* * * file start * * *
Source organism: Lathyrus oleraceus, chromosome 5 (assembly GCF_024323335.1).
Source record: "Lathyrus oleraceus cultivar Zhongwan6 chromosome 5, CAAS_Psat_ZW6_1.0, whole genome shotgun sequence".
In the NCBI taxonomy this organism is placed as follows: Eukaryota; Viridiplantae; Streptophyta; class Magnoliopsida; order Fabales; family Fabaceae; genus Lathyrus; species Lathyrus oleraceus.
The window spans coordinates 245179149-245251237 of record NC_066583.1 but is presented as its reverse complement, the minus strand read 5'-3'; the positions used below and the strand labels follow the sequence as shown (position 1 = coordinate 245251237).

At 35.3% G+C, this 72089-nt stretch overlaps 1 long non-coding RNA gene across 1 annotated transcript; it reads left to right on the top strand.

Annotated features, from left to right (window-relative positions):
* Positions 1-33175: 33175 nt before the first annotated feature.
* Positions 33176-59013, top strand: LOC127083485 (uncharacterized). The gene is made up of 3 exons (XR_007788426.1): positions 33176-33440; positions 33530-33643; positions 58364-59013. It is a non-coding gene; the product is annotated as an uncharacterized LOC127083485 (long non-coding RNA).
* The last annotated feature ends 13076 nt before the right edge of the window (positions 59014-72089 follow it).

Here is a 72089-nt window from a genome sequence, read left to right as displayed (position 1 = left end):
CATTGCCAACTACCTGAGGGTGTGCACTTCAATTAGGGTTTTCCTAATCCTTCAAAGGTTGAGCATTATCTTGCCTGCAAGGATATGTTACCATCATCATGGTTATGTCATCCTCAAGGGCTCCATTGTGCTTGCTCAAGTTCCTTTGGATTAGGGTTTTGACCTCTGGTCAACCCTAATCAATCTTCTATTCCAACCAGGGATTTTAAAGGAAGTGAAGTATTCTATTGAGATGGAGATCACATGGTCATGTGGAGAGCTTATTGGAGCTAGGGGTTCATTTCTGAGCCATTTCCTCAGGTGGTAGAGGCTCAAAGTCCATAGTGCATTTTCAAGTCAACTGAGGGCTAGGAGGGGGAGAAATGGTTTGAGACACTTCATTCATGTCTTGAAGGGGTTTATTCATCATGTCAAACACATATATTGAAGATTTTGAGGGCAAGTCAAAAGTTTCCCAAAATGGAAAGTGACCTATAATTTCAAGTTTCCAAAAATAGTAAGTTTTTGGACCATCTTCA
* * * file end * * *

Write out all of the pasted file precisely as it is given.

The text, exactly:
Source organism: Lathyrus oleraceus, chromosome 5 (assembly GCF_024323335.1).
Source record: "Lathyrus oleraceus cultivar Zhongwan6 chromosome 5, CAAS_Psat_ZW6_1.0, whole genome shotgun sequence".
In the NCBI taxonomy this organism is placed as follows: Eukaryota; Viridiplantae; Streptophyta; class Magnoliopsida; order Fabales; family Fabaceae; genus Lathyrus; species Lathyrus oleraceus.
The window spans coordinates 245179149-245251237 of record NC_066583.1 but is presented as its reverse complement, the minus strand read 5'-3'; the positions used below and the strand labels follow the sequence as shown (position 1 = coordinate 245251237).

At 35.3% G+C, this 72089-nt stretch overlaps 1 long non-coding RNA gene across 1 annotated transcript; it reads left to right on the top strand.

Annotated features, from left to right (window-relative positions):
* Positions 1-33175: 33175 nt before the first annotated feature.
* Positions 33176-59013, top strand: LOC127083485 (uncharacterized). The gene is made up of 3 exons (XR_007788426.1): positions 33176-33440; positions 33530-33643; positions 58364-59013. It is a non-coding gene; the product is annotated as an uncharacterized LOC127083485 (long non-coding RNA).
* The last annotated feature ends 13076 nt before the right edge of the window (positions 59014-72089 follow it).

Here is a 72089-nt window from a genome sequence, read left to right as displayed (position 1 = left end):
CATTGCCAACTACCTGAGGGTGTGCACTTCAATTAGGGTTTTCCTAATCCTTCAAAGGTTGAGCATTATCTTGCCTGCAAGGATATGTTACCATCATCATGGTTATGTCATCCTCAAGGGCTCCATTGTGCTTGCTCAAGTTCCTTTGGATTAGGGTTTTGACCTCTGGTCAACCCTAATCAATCTTCTATTCCAACCAGGGATTTTAAAGGAAGTGAAGTATTCTATTGAGATGGAGATCACATGGTCATGTGGAGAGCTTATTGGAGCTAGGGGTTCATTTCTGAGCCATTTCCTCAGGTGGTAGAGGCTCAAAGTCCATAGTGCATTTTCAAGTCAACTGAGGGCTAGGAGGGGGAGAAATGGTTTGAGACACTTCATTCATGTCTTGAAGGGGTTTATTCATCATGTCAAACACATATATTGAAGATTTTGAGGGCAAGTCAAAAGTTTCCCAAAATGGAAAGTGACCTATAATTTCAAGTTTCCAAAAATAGTAAGTTTTTGGACCATCTTCA